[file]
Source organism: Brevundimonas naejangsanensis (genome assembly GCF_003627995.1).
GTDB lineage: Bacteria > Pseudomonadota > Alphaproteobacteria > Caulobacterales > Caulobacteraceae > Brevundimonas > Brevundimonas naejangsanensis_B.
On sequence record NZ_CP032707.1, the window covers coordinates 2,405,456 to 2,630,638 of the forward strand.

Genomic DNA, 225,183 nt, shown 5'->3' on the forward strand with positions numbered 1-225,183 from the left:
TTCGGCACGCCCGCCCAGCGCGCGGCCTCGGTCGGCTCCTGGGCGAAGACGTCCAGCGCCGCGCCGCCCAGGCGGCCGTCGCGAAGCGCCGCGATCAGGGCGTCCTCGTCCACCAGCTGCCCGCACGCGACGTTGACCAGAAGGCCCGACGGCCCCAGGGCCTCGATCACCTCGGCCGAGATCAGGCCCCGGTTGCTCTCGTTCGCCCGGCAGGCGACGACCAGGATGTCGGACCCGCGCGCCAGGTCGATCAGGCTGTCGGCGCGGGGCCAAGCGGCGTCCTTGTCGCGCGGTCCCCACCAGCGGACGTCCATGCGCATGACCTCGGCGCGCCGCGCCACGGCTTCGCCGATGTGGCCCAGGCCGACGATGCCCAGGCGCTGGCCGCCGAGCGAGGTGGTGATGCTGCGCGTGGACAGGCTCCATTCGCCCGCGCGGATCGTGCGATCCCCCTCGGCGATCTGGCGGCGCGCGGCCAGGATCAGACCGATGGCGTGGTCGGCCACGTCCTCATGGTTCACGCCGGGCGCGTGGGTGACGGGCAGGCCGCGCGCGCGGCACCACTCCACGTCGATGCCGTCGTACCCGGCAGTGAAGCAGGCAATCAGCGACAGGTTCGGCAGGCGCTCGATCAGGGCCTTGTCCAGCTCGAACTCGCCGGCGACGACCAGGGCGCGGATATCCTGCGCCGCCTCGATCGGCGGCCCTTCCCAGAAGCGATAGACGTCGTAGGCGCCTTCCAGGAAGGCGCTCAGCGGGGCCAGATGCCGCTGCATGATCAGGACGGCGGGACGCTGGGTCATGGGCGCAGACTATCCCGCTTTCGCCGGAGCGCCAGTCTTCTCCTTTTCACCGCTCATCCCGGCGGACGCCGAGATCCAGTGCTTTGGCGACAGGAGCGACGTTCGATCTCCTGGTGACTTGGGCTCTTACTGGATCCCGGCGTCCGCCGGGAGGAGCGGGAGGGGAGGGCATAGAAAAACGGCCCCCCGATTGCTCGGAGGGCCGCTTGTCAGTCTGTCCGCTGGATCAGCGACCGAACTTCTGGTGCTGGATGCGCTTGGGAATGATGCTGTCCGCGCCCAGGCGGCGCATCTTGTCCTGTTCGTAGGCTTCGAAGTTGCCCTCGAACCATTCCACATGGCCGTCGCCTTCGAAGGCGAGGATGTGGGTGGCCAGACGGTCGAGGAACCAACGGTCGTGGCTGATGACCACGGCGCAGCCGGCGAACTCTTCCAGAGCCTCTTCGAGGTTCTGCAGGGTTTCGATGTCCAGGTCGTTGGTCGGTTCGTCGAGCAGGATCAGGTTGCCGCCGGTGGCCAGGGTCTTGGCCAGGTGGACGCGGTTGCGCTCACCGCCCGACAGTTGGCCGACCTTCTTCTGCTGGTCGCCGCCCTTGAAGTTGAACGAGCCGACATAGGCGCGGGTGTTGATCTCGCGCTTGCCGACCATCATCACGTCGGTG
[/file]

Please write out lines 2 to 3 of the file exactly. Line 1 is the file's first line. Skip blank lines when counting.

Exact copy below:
GTDB lineage: Bacteria > Pseudomonadota > Alphaproteobacteria > Caulobacterales > Caulobacteraceae > Brevundimonas > Brevundimonas naejangsanensis_B.
On sequence record NZ_CP032707.1, the window covers coordinates 2,405,456 to 2,630,638 of the forward strand.